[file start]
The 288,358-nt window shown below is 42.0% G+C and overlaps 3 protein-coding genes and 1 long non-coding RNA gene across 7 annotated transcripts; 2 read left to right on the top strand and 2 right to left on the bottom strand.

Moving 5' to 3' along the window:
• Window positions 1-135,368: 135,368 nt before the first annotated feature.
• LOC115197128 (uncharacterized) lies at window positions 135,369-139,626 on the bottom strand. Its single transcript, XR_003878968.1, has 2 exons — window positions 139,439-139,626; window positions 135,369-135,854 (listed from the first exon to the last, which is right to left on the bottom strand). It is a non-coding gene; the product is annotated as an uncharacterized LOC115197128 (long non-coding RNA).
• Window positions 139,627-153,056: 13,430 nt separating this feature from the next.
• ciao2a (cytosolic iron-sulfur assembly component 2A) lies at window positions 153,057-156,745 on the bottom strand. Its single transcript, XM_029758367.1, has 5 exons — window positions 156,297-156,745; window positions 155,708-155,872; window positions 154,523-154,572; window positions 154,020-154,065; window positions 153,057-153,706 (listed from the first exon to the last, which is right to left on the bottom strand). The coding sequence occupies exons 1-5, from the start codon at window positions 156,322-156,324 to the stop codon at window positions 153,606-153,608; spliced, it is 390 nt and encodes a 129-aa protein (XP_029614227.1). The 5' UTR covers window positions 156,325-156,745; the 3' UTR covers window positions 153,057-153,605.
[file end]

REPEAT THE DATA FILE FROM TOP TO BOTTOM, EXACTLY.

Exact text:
The 288,358-nt window shown below is 42.0% G+C and overlaps 3 protein-coding genes and 1 long non-coding RNA gene across 7 annotated transcripts; 2 read left to right on the top strand and 2 right to left on the bottom strand.

Moving 5' to 3' along the window:
• Window positions 1-135,368: 135,368 nt before the first annotated feature.
• LOC115197128 (uncharacterized) lies at window positions 135,369-139,626 on the bottom strand. Its single transcript, XR_003878968.1, has 2 exons — window positions 139,439-139,626; window positions 135,369-135,854 (listed from the first exon to the last, which is right to left on the bottom strand). It is a non-coding gene; the product is annotated as an uncharacterized LOC115197128 (long non-coding RNA).
• Window positions 139,627-153,056: 13,430 nt separating this feature from the next.
• ciao2a (cytosolic iron-sulfur assembly component 2A) lies at window positions 153,057-156,745 on the bottom strand. Its single transcript, XM_029758367.1, has 5 exons — window positions 156,297-156,745; window positions 155,708-155,872; window positions 154,523-154,572; window positions 154,020-154,065; window positions 153,057-153,706 (listed from the first exon to the last, which is right to left on the bottom strand). The coding sequence occupies exons 1-5, from the start codon at window positions 156,322-156,324 to the stop codon at window positions 153,606-153,608; spliced, it is 390 nt and encodes a 129-aa protein (XP_029614227.1). The 5' UTR covers window positions 156,325-156,745; the 3' UTR covers window positions 153,057-153,605.